As I write this it was 22 years ago today that my father passed away. I can remember that morning as if it was yesterday. It was early and I would have to preach three church services yet that morning after receiving my phone call. Being in charge of my father’s estate would reveal a number of things and many of them difficult. Ironically I think it was also the beginning of the end for the marriage, which I believe we both desperately wanted to hold onto. It is always interesting to me how we can look back and understand to a more complete manner how foolish we were and how shortsighted. for the first time in about six years I’m not in Europe for a New Year’s Eve. Anton is out with friends and the driving 2100 miles in less than 96 hours has taken its toll on this aging body.  definitely the return to the UP has conjured up a number of memories. The memories are always simultaneously a blessing and a curse, but that is the nature of our frail, fractured, and imperfect existence. As I complete a decade, I’m not sure that I live through another one. What I do know is that I have learned from my mistakes, I have been blessed in so many ways and by so many different people. Even when things didn’t work out because of my failures. I can only hope to do better and learn. I wish all of you will read this peace and health as you move into a new year. I am grateful to so many people for the blessings they have given to this extraordinary life. Over the past days I have been reminded of all of the people we have lost from where I went to high school, including my own sibling. This song by Dan Fogelberg is an incredible song about our memories and this version was posted the day following his passing.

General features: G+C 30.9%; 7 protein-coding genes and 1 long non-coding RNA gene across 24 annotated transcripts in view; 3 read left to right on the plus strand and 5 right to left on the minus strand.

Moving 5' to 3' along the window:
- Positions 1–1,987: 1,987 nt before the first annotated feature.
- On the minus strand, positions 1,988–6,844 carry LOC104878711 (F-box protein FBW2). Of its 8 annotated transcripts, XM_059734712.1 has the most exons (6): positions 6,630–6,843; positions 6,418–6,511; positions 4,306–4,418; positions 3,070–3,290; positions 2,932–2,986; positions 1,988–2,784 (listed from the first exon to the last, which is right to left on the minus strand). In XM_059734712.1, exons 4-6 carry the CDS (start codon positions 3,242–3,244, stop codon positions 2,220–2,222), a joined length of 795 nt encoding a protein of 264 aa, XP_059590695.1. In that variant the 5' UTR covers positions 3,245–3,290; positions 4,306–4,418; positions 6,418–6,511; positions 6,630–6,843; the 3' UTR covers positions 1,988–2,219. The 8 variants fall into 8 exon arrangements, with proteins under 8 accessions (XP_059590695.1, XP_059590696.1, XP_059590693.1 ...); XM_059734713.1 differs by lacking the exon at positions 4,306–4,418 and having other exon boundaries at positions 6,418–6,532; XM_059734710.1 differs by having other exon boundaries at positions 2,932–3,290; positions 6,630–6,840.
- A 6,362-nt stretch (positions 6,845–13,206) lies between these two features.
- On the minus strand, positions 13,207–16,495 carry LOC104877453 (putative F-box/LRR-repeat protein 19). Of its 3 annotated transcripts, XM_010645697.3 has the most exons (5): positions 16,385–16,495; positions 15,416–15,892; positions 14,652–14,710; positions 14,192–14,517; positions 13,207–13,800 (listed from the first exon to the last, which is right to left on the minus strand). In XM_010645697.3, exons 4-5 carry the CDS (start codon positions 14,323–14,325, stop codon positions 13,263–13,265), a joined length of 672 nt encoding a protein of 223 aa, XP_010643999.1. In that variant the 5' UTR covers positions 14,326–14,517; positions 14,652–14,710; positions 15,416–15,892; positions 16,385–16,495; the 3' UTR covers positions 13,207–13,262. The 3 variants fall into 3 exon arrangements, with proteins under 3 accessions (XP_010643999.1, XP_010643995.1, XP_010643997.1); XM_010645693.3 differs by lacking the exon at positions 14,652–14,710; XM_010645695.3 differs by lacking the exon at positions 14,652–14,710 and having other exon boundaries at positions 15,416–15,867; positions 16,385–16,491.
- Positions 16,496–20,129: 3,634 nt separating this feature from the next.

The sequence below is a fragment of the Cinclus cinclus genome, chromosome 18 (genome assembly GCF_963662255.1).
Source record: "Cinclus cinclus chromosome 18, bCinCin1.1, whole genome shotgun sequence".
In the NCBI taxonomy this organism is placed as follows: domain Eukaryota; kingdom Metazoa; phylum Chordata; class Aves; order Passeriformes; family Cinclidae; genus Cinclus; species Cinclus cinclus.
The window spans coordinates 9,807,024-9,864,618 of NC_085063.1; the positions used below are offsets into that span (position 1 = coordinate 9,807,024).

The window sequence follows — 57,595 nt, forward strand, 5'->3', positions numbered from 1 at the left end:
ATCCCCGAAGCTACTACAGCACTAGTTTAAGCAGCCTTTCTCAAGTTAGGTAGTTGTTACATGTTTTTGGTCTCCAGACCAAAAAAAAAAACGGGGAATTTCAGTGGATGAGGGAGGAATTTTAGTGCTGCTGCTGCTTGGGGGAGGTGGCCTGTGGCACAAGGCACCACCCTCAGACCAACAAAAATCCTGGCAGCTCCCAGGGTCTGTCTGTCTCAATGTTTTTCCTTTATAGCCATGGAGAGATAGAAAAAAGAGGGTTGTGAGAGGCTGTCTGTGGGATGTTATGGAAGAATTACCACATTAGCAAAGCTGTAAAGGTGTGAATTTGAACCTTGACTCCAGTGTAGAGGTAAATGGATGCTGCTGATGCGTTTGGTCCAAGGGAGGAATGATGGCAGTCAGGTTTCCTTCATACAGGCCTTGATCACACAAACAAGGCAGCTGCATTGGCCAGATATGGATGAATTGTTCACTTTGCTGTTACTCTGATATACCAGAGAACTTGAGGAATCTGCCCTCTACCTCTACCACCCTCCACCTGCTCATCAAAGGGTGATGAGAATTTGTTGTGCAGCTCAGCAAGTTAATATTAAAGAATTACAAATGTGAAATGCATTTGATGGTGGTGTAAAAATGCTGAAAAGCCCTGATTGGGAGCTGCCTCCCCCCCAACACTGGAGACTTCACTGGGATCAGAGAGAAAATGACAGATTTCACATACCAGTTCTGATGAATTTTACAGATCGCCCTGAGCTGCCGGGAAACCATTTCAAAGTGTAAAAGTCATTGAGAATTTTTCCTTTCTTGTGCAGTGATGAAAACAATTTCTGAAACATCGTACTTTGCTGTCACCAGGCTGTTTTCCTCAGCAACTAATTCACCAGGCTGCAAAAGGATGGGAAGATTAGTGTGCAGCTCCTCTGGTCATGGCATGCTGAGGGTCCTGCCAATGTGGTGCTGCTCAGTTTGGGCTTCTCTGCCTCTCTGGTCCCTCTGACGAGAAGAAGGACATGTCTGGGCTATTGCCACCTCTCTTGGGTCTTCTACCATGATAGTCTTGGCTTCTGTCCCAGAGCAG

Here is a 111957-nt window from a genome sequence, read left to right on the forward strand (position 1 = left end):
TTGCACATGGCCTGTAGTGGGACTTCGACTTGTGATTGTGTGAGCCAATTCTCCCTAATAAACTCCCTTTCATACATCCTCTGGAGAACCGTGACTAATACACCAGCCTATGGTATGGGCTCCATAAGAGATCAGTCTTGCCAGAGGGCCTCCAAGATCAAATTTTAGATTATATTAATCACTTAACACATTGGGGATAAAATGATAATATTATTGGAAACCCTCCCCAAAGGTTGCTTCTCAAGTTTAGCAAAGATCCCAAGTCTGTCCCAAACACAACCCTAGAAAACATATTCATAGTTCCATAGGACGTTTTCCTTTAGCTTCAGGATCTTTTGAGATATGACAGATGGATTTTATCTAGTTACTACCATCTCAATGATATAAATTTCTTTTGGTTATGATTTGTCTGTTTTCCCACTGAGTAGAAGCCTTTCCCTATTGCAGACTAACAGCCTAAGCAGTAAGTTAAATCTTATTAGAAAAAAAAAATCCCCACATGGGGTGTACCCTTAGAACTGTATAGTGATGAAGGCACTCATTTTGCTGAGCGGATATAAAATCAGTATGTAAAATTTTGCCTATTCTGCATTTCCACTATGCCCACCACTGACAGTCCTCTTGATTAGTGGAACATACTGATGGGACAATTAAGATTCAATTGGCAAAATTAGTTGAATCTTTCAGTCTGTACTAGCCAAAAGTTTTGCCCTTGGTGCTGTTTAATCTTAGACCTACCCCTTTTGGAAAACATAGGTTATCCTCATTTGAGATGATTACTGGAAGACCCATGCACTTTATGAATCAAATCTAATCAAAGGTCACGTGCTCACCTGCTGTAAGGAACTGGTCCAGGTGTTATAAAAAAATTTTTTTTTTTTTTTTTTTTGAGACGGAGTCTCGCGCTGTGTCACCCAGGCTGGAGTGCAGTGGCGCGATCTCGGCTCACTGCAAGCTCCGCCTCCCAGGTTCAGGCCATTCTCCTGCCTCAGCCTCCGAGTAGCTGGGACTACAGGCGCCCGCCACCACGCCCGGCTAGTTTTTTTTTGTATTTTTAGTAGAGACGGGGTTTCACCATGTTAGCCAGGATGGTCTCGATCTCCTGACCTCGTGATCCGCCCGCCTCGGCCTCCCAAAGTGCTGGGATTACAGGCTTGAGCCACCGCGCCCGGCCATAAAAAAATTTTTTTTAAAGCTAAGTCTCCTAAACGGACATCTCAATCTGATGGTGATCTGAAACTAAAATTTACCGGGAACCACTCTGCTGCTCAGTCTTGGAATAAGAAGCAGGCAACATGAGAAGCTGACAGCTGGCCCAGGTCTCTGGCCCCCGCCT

Thank you as always for reading. 

Dr. Martin

Being Thankful

Hello from my kitchen in the morning,

Hard to believe it is already Wednesday of our break. Harder to believe it is almost the end of November; and perhaps hardest of all to come to terms with we are finishing the second decade of a new millennium. I was speaking with Al, the person in charge of technology for my department (and building) and reminiscing over our experiences of Y2K. This morning I am realizing that the great majority of my freshmen did not live in the 20th century. Yikes!